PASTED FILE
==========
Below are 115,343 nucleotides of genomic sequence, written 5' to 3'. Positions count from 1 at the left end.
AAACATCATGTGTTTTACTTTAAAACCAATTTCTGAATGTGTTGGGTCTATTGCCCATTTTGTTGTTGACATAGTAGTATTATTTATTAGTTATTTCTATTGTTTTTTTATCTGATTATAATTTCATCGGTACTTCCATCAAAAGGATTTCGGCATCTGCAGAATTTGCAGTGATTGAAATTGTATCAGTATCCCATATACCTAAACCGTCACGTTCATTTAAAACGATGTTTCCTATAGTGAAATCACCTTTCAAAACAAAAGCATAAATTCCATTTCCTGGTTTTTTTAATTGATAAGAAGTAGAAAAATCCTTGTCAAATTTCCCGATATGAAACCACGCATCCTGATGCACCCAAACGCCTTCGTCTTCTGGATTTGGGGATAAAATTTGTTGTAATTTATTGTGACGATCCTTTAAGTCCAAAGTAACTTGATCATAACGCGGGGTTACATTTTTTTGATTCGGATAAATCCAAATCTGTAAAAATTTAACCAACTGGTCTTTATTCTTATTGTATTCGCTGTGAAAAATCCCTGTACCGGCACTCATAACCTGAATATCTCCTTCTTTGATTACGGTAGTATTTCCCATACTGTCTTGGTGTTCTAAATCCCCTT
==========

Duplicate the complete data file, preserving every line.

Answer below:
Below are 115,343 nucleotides of genomic sequence, written 5' to 3'. Positions count from 1 at the left end.
AAACATCATGTGTTTTACTTTAAAACCAATTTCTGAATGTGTTGGGTCTATTGCCCATTTTGTTGTTGACATAGTAGTATTATTTATTAGTTATTTCTATTGTTTTTTTATCTGATTATAATTTCATCGGTACTTCCATCAAAAGGATTTCGGCATCTGCAGAATTTGCAGTGATTGAAATTGTATCAGTATCCCATATACCTAAACCGTCACGTTCATTTAAAACGATGTTTCCTATAGTGAAATCACCTTTCAAAACAAAAGCATAAATTCCATTTCCTGGTTTTTTTAATTGATAAGAAGTAGAAAAATCCTTGTCAAATTTCCCGATATGAAACCACGCATCCTGATGCACCCAAACGCCTTCGTCTTCTGGATTTGGGGATAAAATTTGTTGTAATTTATTGTGACGATCCTTTAAGTCCAAAGTAACTTGATCATAACGCGGGGTTACATTTTTTTGATTCGGATAAATCCAAATCTGTAAAAATTTAACCAACTGGTCTTTATTCTTATTGTATTCGCTGTGAAAAATCCCTGTACCGGCACTCATAACCTGAATATCTCCTTCTTTGATTACGGTAGTATTTCCCATACTGTCTTGGTGTTCTAAATCCCCTT